• Never Found the Body: Renee is listed as missing at the end along with the rest of the family, despite apparently dying on camera. The body is unaccounted for.
  • Nice Job Breaking It, Hero: The most common interpretation is that, as it turns out, shooting one of the aliens only made the situation worse.
  • No Name Given: The McPherson mother, who is only credited as "Mom" and only addressed by her children and granddaughter. Though at one point Linda does say "Rosaline, let's sit down" so that's probably her name.
  • Nothing Is Scarier: The aliens are rarely seen, and we're never given a clear look at them, because everytime they're shown, or near, the camera starts pixellating and distorting. The film prefers to have long, tense moments of silence and subtle implications over constant, in-your-face horror.
  • The Ophelia: The mother certainly veers close to it towards the end, though all the wine she's had could be responsible.
  • Papa Wolf: Kurt towards his family.
  • The Peeping Tom: Tommy appropriately enough spies on Brian and Renee with his camera, and pretends he's erased it from the video.
  • Random Events Plot: Lampshaded by one of the Talking Heads and used to vouch for the tape being real - that's there's no real plot other than "getting the hell out of the house".
  • Recut: The TV version is only 45 minutes long, compared to the home video release. "Creepy" music was added, scenes were re-arranged, some scenes at the beginning were trimmed, and there are additional Talking Heads. Thankfully they only show the original version in the UK.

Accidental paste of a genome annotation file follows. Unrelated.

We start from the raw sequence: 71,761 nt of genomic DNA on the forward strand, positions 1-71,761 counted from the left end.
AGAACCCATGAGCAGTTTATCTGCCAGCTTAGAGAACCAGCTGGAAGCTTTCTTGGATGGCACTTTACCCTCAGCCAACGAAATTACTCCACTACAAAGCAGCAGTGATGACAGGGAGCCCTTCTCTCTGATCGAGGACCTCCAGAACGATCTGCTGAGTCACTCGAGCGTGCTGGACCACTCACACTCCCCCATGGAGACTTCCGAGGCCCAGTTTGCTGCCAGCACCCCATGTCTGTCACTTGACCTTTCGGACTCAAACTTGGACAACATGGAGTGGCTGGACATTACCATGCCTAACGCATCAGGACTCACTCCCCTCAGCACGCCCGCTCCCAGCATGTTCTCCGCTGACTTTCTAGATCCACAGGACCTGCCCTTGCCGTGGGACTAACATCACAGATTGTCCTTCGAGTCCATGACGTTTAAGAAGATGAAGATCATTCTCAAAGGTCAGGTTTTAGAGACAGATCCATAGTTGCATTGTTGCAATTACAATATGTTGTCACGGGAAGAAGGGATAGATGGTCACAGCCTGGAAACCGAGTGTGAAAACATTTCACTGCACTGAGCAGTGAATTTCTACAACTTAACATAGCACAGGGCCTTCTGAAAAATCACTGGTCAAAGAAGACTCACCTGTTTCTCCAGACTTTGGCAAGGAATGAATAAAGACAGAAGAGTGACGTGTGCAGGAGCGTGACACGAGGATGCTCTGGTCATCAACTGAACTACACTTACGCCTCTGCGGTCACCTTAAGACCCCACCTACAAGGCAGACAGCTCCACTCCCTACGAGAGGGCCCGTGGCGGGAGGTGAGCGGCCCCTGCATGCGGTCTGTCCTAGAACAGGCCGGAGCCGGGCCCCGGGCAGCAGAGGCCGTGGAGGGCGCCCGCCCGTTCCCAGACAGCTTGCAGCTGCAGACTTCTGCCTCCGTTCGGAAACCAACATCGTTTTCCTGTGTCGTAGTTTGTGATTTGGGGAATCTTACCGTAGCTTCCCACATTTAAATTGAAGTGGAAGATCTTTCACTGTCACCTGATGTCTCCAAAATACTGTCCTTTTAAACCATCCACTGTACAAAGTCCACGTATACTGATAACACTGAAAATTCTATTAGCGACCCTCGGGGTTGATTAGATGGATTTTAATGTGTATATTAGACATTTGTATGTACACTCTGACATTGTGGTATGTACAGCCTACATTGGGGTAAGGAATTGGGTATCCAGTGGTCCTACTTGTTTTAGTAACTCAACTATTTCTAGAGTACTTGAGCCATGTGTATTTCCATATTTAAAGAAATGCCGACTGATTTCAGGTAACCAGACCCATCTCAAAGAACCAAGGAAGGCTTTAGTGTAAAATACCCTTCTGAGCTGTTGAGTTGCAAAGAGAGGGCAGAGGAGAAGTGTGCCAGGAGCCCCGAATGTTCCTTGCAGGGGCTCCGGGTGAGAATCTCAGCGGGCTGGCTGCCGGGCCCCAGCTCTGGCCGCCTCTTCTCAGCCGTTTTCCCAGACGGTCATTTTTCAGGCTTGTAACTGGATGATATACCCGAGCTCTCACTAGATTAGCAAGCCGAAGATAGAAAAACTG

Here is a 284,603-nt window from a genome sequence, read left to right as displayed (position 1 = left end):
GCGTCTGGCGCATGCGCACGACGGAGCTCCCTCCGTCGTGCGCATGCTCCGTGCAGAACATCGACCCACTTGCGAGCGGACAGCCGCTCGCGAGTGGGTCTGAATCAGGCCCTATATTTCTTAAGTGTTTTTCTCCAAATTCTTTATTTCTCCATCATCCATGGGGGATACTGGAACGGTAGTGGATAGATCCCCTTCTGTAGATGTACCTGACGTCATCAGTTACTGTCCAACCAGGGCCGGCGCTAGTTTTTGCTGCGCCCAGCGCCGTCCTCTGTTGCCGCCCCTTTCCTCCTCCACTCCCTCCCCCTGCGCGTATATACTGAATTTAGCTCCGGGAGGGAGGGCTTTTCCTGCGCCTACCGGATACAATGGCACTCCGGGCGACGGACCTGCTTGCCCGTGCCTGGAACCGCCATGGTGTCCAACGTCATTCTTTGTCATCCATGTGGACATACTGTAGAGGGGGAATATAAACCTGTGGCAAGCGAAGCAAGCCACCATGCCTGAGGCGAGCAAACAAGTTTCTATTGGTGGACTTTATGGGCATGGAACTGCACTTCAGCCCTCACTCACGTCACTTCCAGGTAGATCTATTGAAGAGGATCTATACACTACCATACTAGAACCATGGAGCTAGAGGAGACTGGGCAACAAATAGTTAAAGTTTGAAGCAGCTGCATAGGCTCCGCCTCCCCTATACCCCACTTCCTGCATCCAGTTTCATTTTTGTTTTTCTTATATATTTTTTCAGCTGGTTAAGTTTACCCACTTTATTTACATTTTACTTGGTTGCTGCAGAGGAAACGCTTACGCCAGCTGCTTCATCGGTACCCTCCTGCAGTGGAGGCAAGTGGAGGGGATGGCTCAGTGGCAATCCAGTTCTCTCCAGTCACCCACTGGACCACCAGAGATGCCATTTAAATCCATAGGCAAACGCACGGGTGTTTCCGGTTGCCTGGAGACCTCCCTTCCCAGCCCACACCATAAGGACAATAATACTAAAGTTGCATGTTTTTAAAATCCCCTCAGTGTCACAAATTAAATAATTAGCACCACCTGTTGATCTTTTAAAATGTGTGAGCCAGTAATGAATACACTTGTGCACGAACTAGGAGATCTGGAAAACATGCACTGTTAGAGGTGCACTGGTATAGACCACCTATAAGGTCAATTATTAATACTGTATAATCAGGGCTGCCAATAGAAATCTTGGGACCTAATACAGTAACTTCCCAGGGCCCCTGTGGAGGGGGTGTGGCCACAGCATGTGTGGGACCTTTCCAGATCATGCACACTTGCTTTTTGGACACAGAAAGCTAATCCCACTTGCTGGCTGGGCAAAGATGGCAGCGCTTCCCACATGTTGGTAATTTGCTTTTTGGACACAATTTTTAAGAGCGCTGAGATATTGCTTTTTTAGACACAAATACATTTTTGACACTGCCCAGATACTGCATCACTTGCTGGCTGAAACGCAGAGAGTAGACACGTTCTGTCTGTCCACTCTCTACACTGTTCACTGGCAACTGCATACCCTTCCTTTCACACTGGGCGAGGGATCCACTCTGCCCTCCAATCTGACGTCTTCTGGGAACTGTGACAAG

• Rule of Scary: It's never explained why the aliens cause the appliances in the house to go haywire, other than thoroughly terrifying the protagonists.
  • Screaming Woman: Linda towards the end suffers Sanity Slippage and starts freaking out.
  • Thanksgiving Day Story: The entire film takes place on a Thanksgiving dinner.
  • The Three Faces of Eve: Linda - prone to freaking out and Sanity Slippage - is the Child. Mel - who assumes charge after Matthew leaves - is the Wife. Renee - who shows her breasts on camera - is the Seductress.
  • Time Stands Still: One of the aliens seems to freeze Tommy in place while he looks at the camera.
  • Troubling Unchildlike Behaviour: Rosie at one point rather easily takes the shells out of her father's shotgun.
  • Where da White Women At?: Black Matthew is dating white Mel. Which her brother Kurt is not very happy about.
  • Youngest Child Wins: Tommy the youngest sibling is the protagonist and lasts longer than his brothers.